We climbed out of the town of Namche Bazaar and soon were greeted with our first view of Mount Everest. Far off, with just its peak showing, it looked down upon us from behind its shorter brothers Nuptse and Lotse. It did not look like the tallest mountain in the world, and not even like the tallest mountain in the area. It was just a nub on the horizon, and it is no wonder that it wasn’t until the quite recently peak XV, as it was known before, held no special significance to most of the world. Even though the mountain we came to see was not yet awe inspiring, the view of the deep valley and the closer snow covered peaks were nevertheless magnificent.
Over the next three days we made our way uphill, towards Gokyo. Our path climbed up and down, but every day we gained altitude. Our bodies adjusted well as we went from village to village we went up a couple hundred meters each day. The air got thinner but we trudged on, taking things step by step by step and slowing down when the gong got tough.
Along the way in the village of Machermo we met a couple of Australians. Dave and Georgie are a blast, shared our passion for food and interesting conversation topics. Our get-togethers in the common room of the lodge routinely started with one of us looking over the plates of the others and quizzing them about the food. “How was breakfast/lunch/dinner?” was a common question and we would ooh and aah over the critical analysis of the day’s dahl bhat and omelettes. The peak of our culinary excitement in the Himalayas came when we discovered the wonders of the cheese balls served at the Namaste Lodge in Gokyo.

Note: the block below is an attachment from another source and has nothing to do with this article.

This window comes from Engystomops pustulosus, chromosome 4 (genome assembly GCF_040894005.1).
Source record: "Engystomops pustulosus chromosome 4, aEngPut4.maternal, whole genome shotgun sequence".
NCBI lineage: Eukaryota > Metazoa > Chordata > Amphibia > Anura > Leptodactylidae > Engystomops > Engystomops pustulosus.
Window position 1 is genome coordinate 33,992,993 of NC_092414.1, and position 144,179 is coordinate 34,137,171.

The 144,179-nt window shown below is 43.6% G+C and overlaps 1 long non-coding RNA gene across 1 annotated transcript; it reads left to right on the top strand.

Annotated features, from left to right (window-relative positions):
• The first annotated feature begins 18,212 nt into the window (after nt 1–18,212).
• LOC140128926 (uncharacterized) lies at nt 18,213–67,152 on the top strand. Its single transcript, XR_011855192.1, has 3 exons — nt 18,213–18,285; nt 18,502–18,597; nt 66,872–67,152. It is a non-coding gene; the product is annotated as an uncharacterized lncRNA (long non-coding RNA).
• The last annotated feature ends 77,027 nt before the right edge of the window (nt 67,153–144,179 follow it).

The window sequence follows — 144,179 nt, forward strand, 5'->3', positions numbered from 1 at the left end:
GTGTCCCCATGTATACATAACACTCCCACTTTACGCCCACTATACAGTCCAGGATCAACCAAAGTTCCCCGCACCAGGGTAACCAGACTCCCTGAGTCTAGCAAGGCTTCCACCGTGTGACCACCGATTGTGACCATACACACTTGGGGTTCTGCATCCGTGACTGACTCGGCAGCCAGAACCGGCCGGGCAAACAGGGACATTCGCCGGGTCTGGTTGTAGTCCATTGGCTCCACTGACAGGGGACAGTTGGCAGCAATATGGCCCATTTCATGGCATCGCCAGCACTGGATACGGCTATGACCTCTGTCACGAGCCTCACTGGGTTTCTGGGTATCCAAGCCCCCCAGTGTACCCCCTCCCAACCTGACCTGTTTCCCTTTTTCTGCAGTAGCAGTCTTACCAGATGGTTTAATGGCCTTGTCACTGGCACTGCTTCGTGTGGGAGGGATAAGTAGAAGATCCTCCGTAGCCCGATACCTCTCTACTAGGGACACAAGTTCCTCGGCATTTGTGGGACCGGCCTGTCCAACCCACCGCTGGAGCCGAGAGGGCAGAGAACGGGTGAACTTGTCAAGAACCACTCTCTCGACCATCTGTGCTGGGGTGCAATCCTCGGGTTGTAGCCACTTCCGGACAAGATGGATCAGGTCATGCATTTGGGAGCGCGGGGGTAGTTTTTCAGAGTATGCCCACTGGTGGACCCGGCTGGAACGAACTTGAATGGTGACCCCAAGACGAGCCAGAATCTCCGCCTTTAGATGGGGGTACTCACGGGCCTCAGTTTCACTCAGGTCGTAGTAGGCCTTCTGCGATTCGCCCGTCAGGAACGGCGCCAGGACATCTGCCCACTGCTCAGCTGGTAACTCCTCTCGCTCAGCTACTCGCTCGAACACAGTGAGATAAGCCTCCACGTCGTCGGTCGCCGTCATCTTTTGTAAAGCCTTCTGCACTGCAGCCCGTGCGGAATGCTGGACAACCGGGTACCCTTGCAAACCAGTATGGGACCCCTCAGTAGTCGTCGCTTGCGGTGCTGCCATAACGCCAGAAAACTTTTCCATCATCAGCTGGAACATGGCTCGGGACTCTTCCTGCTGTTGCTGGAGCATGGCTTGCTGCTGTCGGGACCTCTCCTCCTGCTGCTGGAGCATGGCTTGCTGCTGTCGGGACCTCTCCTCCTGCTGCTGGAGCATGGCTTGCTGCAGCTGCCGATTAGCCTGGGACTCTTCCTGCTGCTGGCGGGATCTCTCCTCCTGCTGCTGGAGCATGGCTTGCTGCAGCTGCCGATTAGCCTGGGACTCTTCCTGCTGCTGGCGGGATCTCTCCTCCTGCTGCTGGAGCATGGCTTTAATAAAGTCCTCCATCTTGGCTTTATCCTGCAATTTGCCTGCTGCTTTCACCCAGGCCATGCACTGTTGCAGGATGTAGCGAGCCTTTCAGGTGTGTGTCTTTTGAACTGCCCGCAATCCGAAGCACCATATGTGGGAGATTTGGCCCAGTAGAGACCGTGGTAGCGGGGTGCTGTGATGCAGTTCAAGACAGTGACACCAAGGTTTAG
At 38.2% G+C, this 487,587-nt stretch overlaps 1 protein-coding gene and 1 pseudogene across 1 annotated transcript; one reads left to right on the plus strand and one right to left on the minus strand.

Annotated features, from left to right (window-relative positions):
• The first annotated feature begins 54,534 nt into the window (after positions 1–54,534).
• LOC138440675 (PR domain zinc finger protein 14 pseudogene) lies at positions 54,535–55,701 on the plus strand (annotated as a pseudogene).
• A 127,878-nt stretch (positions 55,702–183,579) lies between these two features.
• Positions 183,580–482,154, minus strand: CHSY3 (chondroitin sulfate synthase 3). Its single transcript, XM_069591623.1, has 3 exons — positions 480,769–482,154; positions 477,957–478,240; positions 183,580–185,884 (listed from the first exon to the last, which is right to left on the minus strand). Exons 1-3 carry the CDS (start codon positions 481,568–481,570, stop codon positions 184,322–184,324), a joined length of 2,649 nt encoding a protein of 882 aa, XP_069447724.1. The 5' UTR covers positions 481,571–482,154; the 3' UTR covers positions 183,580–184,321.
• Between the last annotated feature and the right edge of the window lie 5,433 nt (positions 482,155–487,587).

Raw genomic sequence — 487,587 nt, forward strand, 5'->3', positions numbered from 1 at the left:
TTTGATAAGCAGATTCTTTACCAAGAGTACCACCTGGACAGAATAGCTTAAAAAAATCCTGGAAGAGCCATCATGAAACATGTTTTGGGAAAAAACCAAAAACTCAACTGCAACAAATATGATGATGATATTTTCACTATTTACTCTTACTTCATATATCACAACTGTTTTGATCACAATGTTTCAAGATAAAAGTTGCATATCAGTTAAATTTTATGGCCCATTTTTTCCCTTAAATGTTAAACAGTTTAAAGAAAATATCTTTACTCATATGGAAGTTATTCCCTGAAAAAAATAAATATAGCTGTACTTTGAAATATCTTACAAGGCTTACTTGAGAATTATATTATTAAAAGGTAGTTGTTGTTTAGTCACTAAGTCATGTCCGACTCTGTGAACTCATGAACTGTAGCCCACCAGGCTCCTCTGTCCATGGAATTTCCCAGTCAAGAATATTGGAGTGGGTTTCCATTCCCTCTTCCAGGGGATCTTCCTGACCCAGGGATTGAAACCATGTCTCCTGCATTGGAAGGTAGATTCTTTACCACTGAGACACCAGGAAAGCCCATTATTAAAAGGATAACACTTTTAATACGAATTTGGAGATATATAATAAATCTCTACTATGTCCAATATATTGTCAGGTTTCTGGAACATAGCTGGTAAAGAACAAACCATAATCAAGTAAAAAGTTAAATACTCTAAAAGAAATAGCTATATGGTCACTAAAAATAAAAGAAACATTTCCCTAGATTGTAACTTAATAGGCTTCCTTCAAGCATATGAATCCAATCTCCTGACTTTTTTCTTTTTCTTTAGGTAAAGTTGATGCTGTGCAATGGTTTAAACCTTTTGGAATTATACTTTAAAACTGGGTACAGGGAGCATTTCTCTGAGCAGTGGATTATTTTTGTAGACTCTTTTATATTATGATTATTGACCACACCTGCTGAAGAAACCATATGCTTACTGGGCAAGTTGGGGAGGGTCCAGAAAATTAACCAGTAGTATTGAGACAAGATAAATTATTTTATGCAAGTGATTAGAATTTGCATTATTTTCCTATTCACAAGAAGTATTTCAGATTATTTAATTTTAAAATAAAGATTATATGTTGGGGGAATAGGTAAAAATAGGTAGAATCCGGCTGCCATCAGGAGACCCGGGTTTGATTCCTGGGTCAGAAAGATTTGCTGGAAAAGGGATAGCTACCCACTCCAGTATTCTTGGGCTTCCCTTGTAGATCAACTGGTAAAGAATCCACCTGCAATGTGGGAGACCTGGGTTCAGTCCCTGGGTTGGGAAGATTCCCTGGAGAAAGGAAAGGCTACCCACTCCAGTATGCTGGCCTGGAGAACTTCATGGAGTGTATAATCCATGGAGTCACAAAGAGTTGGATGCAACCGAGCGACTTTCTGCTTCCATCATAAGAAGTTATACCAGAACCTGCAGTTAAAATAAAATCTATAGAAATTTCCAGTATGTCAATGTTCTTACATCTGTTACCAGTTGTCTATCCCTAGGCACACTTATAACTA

The road climbed past the tree line. The last trees we saw were lush rhododendron forests which thrive at these altitudes in the inhospitable environments. After that it is a landscape covered in hardy low shrubs, some flowers here and there, and mosses and lichen.
Gokyo was less of a village and more of a collection of guesthouses strewn on the side of a beautiful blue-green mountain lake. In the background, a range of white-peaked mountains. To the back, a hundred or so meter rock moraine deposited by the largest glacier in the Himalayas. From the top of this ridge, you can see the vast expanse of the valley carved by the enormous force of this river of ice. To the side, the unimpressive looking brown hill of Gokyo Ri.
Gokyo Ri was our first mountain peak over 5000 meters. It sounds impressive and we were very excited and felt somewhat apprehensive before arriving here. Upon laying our eyes on t, we felt underwhelmed. Amongst the handsome himal ranges covered in snow, Gokyo Ri is the hunchback of Notre Dame. It is a brown hill, covered in loose rock and brown dirt. Its less than spectacular appearance, however, does not make it any easier to climb.
It took us over two and a half hours to climb the 500 or so meters to the peak. At 5480 meters above sea level, the view off the top of Gokyo Ri s said to be one of the best that trekkers can hope for. Lured by this we started off at seven in the morning. Weather had a different plan and by the time we got to the top, our view was similar to the background of this page. Weronika and I spent over two hours at the peak hoping for the weather to clear up. The best we got was a swiftly moving window of blue amidst the background of whitish-gray, which would reveal a peak here and there. It would disappear as quickly as it came, leaving us with a small twinge of excitement and hope, but covered in fog.